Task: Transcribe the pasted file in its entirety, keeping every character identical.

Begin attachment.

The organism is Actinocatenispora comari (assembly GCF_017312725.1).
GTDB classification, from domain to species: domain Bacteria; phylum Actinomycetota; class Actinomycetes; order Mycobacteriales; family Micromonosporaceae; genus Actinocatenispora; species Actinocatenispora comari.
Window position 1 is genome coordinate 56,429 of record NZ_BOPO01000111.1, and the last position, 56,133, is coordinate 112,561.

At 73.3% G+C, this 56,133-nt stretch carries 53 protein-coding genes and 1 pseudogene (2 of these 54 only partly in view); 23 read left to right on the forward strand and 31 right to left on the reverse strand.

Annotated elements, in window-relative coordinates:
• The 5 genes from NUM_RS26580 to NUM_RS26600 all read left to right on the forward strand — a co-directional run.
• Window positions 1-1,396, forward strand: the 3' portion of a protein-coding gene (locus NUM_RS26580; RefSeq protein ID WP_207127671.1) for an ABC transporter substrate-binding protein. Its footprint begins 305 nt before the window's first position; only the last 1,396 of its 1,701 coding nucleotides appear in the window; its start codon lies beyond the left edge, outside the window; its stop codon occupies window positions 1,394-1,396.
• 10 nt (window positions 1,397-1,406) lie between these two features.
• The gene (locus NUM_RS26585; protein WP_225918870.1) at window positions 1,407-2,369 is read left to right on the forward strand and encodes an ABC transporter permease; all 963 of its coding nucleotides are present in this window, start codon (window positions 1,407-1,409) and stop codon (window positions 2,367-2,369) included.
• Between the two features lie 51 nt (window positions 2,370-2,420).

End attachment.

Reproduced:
The organism is Actinocatenispora comari (assembly GCF_017312725.1).
GTDB classification, from domain to species: domain Bacteria; phylum Actinomycetota; class Actinomycetes; order Mycobacteriales; family Micromonosporaceae; genus Actinocatenispora; species Actinocatenispora comari.
Window position 1 is genome coordinate 56,429 of record NZ_BOPO01000111.1, and the last position, 56,133, is coordinate 112,561.

At 73.3% G+C, this 56,133-nt stretch carries 53 protein-coding genes and 1 pseudogene (2 of these 54 only partly in view); 23 read left to right on the forward strand and 31 right to left on the reverse strand.

Annotated elements, in window-relative coordinates:
• The 5 genes from NUM_RS26580 to NUM_RS26600 all read left to right on the forward strand — a co-directional run.
• Window positions 1-1,396, forward strand: the 3' portion of a protein-coding gene (locus NUM_RS26580; RefSeq protein ID WP_207127671.1) for an ABC transporter substrate-binding protein. Its footprint begins 305 nt before the window's first position; only the last 1,396 of its 1,701 coding nucleotides appear in the window; its start codon lies beyond the left edge, outside the window; its stop codon occupies window positions 1,394-1,396.
• 10 nt (window positions 1,397-1,406) lie between these two features.
• The gene (locus NUM_RS26585; protein WP_225918870.1) at window positions 1,407-2,369 is read left to right on the forward strand and encodes an ABC transporter permease; all 963 of its coding nucleotides are present in this window, start codon (window positions 1,407-1,409) and stop codon (window positions 2,367-2,369) included.
• Between the two features lie 51 nt (window positions 2,370-2,420).